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Thomas J. Brucia
- Publié sur Amazon.com
A. N. Wilson writes idiosyncratic books. The author states (p. 207), "This book is the story of Tolstoy, as a writer and thinker." When I began reading, I mistakenly thought I was reading biography. As I plowed on I discovered that Wilson's "Tolstoy" is only about 30 percent biography. It is also a book of literary criticism, 19th century Russian history, character and psychological analysis, and ruminative essay. In short, it is "an intellectual history." Wilson includes all the helps a reader could ask for: photographs (53 of them!), an extensive bibliography, and a handy time line, (as well as the usual aids like the index, foreword, notes, acknowledgements, and table of contents).
Wilson states: "This book is primarily the story of a novelist... a great genius whose art grew out of his three uneasy and irresolvable relationships: his relationship with God, ... with women, ... with Russia. In all cases, the relationships were stormy, full of contradictions." Hmmpf, gross understatement!! While many readers may have no image whatsoever of Tolstoy, some (like me) visualized an icon: a saintly, dreamy, old man at odds with a lowbrow wife, and persecuted by a corrupt government. How wrong I was! His wife was for many years a full partner in his productivity. Only toward the end did Tolstoy and she become each other's torturers. The government forgave Tolstoy, a well-connected aristocrat, much that would have (and did) put other dissidents in czarist labor camps (e.g. poor Dostoyevsky!). [Though Tolstoy was a contemporary of Dostoyevsky, the two men made a deliberate point of never meeting each other.] - - - - One of the fascinations of this book is that one gets to know Leo Tolstoy "with all the warts". He was no saint, either as a selfish young man, or as an opinionated old fool. In fact, throughout his life he was an unpleasant person. His saving grace was that he was a genius when it came to writing fiction! Tolstoy shamelessly took others' tragedies, and turned them into highly saleable fiction. But he did it so very, very well!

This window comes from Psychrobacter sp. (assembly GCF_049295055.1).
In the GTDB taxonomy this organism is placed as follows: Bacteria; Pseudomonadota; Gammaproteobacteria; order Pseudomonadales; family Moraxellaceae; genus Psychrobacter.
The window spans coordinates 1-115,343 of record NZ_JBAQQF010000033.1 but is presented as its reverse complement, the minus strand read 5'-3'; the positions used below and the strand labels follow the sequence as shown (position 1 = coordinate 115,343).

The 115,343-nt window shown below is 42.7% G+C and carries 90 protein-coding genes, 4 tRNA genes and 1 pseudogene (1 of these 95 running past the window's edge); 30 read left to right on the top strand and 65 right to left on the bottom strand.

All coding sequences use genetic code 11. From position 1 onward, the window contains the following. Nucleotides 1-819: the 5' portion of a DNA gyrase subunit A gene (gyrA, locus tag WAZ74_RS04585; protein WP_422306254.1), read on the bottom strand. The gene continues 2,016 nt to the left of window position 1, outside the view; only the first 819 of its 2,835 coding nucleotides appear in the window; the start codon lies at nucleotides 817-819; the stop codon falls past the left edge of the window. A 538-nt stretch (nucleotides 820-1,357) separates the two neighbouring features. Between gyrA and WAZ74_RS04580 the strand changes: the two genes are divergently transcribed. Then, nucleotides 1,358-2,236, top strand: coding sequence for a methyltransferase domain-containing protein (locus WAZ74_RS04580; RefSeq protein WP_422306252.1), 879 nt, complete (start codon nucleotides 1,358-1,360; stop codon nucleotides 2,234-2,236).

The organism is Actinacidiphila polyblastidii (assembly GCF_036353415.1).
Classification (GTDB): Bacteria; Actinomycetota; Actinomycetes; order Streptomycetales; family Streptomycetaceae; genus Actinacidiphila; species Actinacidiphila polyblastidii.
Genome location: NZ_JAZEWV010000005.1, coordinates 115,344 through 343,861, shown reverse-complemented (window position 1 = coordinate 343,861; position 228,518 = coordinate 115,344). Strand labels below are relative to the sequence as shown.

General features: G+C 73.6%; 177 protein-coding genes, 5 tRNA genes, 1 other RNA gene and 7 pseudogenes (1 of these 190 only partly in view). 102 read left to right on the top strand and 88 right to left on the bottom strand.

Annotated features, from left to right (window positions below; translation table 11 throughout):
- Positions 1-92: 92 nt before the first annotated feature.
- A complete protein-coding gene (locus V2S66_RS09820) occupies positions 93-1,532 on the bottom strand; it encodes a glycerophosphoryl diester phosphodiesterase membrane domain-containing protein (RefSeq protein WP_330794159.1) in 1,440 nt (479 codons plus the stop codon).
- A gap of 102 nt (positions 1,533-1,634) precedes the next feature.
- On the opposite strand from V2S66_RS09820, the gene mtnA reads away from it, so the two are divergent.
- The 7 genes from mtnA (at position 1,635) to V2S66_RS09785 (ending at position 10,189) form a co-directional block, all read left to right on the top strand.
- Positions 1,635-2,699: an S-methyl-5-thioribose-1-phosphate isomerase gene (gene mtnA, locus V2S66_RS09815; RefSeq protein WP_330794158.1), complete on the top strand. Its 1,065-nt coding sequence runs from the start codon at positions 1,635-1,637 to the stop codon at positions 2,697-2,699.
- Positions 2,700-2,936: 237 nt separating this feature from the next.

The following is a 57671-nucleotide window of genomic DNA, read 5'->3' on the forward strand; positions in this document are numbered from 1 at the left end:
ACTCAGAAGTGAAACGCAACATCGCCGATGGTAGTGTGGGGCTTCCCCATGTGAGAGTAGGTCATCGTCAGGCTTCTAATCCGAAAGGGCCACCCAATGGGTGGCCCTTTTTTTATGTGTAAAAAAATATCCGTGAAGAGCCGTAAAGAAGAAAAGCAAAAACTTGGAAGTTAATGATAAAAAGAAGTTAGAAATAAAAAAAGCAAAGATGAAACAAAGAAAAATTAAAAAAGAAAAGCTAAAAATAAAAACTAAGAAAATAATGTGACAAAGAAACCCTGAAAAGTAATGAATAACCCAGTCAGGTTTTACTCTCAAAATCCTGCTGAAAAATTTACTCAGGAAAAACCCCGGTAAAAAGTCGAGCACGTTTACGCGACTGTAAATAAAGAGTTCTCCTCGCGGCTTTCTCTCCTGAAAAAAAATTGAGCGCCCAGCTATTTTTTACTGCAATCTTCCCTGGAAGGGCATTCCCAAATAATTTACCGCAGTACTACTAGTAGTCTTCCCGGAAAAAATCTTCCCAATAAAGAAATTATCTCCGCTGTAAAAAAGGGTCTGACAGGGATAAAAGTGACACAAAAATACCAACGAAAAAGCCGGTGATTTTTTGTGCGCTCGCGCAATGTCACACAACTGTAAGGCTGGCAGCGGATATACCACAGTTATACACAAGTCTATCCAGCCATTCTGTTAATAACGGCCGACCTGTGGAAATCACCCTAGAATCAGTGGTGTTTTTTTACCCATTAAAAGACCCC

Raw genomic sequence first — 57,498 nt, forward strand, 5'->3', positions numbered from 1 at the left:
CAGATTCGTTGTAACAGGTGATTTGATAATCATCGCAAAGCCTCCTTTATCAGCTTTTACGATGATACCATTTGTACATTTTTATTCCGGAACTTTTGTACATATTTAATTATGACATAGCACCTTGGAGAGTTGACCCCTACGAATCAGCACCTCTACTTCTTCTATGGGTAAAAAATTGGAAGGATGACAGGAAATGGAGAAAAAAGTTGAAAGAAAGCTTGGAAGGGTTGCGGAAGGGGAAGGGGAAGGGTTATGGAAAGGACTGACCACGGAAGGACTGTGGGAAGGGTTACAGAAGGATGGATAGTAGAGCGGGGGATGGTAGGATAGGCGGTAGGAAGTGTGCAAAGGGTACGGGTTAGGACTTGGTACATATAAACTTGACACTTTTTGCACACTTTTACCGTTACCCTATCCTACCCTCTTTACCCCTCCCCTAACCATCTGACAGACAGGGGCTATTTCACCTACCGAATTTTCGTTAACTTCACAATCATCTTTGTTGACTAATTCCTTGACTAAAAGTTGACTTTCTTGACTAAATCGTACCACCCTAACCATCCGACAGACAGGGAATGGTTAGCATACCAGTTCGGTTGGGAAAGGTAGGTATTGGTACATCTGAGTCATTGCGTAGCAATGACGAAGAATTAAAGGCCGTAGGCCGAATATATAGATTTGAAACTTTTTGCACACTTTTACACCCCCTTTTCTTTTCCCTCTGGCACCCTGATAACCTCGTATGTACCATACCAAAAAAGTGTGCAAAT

Tolstoy's life began three years after the Decembrist Uprising of 1825, and ended seven years before the Russian Revolution of 1917 - a fascinating period in Russian history! His life spanned the rule of four czars: Nicholas I (1825-1855), Alexander II (1855-1881), Alexander III (1881-1894) and Nicholas II (1894-1917). In a nation run by an autocracy out of touch with its population, Tolstoy became a folk hero simply for being a merely decent person (NOT quite a good person, much less a saint!) He was a college dropout. He fought in Chechnya with the czar's army. He "sowed his wild oats" with hundreds of young ladies, (and - predictably -- contracted gonorrhea). He was a spoiled brat. In later years, the Orthodox Church excommunicated him. His bizarre behavior led the czarist secret police to ransack his home to see if he was a dangerous revolutionary (he was, but not in the way they thought!). When Tolstoy left his home and wife to die, at age 82, in a railroad station, he did not die alone and forgotten. An early film crew was there! Crowds of people recognized him and flocked around. His wife even made it there on a later train, just in time to be there before he expired. Leo Tolstoy died in the midst of a "media circus"!
Wilson, in his own style, brings all these disparate threads together. His tapestry is fascinatingly beautiful.
And of course, Wilson makes his own points - trenchantly! For example, regarding Tolstoy's decision to live according to the Gospels, Wilson remarks: "It is possible to read [Tolstoy's last] thirty years as an extraordinary demonstration of the fact that the Sermon on the Mount is an unlivable ethic, a counsel of craziness which, if followed to its relentless conclusion as Tolstoy tried to follow it will lead to the reverse of peace and harmony and spiritual calm which are normally thought of as the concomitants of the religious quest. Tolstoy's religion is ultimately the most searching criticism of Christianity which there is. He shows that it does not work."
I left this book with a burning desire to read more of Tolstoy. This phenomenon always happens to me when I read A.N. Wilson. Unfortunately, reading Tolstoy's opus would be quite impractical: his collected works run to 90 volumes! So now I must choose!